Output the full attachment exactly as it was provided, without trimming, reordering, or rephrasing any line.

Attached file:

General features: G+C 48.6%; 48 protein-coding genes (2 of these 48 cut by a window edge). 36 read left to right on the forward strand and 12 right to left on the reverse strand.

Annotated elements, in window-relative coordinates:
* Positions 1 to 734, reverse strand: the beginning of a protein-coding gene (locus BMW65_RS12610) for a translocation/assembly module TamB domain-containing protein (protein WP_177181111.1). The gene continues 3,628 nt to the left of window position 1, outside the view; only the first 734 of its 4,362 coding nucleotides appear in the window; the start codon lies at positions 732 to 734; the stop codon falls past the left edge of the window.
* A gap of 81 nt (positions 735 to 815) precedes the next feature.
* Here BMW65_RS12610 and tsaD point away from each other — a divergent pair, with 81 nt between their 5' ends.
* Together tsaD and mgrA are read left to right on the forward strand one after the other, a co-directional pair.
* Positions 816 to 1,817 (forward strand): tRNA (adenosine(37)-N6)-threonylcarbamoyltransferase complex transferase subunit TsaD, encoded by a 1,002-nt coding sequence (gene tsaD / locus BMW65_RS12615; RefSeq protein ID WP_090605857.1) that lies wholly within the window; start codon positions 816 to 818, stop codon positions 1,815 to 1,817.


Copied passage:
General features: G+C 48.6%; 48 protein-coding genes (2 of these 48 cut by a window edge). 36 read left to right on the forward strand and 12 right to left on the reverse strand.

Annotated elements, in window-relative coordinates:
* Positions 1 to 734, reverse strand: the beginning of a protein-coding gene (locus BMW65_RS12610) for a translocation/assembly module TamB domain-containing protein (protein WP_177181111.1). The gene continues 3,628 nt to the left of window position 1, outside the view; only the first 734 of its 4,362 coding nucleotides appear in the window; the start codon lies at positions 732 to 734; the stop codon falls past the left edge of the window.
* A gap of 81 nt (positions 735 to 815) precedes the next feature.
* Here BMW65_RS12610 and tsaD point away from each other — a divergent pair, with 81 nt between their 5' ends.
* Together tsaD and mgrA are read left to right on the forward strand one after the other, a co-directional pair.
* Positions 816 to 1,817 (forward strand): tRNA (adenosine(37)-N6)-threonylcarbamoyltransferase complex transferase subunit TsaD, encoded by a 1,002-nt coding sequence (gene tsaD / locus BMW65_RS12615; RefSeq protein ID WP_090605857.1) that lies wholly within the window; start codon positions 816 to 818, stop codon positions 1,815 to 1,817.